Which makes the ‘woe is me’ Cubs fans all the more annoying—the intolerable pity parties that they throw at the end of every season where they get together and cry and bitch and moan about how sorry and unlucky they are, how they’re cursed, how the decks always stacked against them. You can be sure that if the Cubs follow suit and lose again this year, their pity party will get full coverage from First Take and SportsCenter.

The 2004 Red Sox were the exact same. They viewed themselves as these scrappy, bearded little underdogs trying to take down the evil, hegemonic Yankees.

They were right about the Yankees. I fucking hate the Yankees, too. But at least the Yankees fans know who they are. They are the privileged, they are the elite, and they don’t pretend not to be.

But so is Boston. As a matter of fact, do you know who had the second-highest payroll in baseball in 2004, right behind the New York Yankees? You guessed it, Boston. Moral of the story: you can dress yourself up as a working-class Irish asshole all you want, but you’re still as bought-and-paid-for as every and any clean-shaven Yankees player.

Chicago Cubs fans are no different. They think of themselves as underdogs because they don’t win. “We’re cursed,” they say. “Everyone is out to get us,” they say. Not so. I’ll agree that it is pretty amazing that their team hasn’t won a World Series in 107 years, especially when they play in a city like Chicago. But that is not because they are cursed. It’s because they suck.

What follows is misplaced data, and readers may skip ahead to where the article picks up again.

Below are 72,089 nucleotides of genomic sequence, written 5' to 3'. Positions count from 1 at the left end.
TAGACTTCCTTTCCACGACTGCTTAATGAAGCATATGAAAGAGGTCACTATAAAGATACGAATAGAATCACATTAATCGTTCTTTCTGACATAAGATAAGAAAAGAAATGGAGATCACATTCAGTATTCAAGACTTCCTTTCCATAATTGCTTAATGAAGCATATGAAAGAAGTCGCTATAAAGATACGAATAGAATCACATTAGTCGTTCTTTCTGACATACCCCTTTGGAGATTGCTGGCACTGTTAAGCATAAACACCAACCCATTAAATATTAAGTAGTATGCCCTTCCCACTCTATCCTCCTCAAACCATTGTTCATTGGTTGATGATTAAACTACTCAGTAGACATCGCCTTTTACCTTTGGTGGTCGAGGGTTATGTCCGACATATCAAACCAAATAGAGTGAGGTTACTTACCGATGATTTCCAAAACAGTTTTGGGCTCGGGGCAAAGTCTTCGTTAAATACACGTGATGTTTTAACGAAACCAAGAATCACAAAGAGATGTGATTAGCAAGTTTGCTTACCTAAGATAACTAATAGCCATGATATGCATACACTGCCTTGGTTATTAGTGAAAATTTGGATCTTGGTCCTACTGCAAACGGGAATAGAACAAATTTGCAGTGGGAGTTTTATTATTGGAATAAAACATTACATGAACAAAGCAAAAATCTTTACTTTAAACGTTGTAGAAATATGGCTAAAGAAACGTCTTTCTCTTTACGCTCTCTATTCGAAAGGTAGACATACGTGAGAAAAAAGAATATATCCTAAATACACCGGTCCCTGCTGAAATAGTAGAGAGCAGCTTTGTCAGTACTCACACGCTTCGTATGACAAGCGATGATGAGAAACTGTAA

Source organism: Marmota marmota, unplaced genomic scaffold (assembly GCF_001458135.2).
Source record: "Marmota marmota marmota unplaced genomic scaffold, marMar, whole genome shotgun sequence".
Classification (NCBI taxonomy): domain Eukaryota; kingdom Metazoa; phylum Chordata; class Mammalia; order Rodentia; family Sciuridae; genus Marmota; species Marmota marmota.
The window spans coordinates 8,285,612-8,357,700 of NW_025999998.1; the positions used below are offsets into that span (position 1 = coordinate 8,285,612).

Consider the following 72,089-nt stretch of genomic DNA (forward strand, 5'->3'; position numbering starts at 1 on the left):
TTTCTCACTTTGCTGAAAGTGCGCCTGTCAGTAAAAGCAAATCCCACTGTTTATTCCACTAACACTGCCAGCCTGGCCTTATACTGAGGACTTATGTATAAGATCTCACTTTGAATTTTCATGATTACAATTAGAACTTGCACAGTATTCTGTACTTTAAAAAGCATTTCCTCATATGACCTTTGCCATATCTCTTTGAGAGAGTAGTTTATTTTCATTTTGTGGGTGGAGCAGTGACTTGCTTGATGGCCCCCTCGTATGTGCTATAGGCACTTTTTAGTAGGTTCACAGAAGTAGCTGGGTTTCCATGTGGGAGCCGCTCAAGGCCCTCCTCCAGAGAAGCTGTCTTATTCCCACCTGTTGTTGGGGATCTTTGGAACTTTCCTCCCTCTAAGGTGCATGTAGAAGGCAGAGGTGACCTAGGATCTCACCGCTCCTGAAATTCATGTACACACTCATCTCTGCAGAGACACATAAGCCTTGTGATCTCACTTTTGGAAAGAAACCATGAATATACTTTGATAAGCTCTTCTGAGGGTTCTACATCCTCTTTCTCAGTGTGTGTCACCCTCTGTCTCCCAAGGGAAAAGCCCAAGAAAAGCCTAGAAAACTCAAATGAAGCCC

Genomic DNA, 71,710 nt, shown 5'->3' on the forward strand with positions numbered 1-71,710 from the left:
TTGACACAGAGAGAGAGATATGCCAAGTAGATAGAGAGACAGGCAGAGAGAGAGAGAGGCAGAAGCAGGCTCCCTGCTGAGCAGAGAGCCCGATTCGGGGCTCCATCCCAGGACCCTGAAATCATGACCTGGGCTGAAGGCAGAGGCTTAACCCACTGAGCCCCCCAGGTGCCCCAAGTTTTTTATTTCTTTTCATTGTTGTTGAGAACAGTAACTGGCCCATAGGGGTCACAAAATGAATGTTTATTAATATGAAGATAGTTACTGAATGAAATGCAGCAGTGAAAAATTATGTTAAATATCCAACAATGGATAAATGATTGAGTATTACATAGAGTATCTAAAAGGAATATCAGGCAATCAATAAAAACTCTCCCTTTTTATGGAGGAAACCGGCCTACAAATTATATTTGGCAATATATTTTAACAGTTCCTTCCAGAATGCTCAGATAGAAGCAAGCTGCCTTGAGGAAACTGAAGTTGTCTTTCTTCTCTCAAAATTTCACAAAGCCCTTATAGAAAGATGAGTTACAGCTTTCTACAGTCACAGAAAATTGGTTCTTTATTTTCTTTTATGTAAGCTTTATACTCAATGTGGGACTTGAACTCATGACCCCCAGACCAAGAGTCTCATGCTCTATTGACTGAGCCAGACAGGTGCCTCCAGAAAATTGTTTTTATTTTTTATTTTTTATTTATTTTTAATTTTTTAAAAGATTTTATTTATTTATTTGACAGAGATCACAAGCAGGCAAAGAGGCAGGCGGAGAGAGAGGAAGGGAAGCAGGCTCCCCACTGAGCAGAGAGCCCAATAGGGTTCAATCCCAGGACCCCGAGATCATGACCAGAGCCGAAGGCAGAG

And I would know a thing or two about sucking, just like I know a thing or two about losing, pity parties, and curses. That’s because I hail from a city with a real curse, and it’s not a fake curse from a fucking billy-goat. It’s the curse of living in flyover territory.

The Twins have two World Series championships, the last one taking place in 1991. And while 24 years isn’t exactly a drought to write home about, you know how long the drought has been for the rest of our Big Four franchises, the Wolves, the Vikes, and the Wild? Always. Forever. We were born in a drought, we live in a drought, and if everything else remains equal, we will die in a drought. For three of our four franchises, it has never rained and it’s possible that it never will.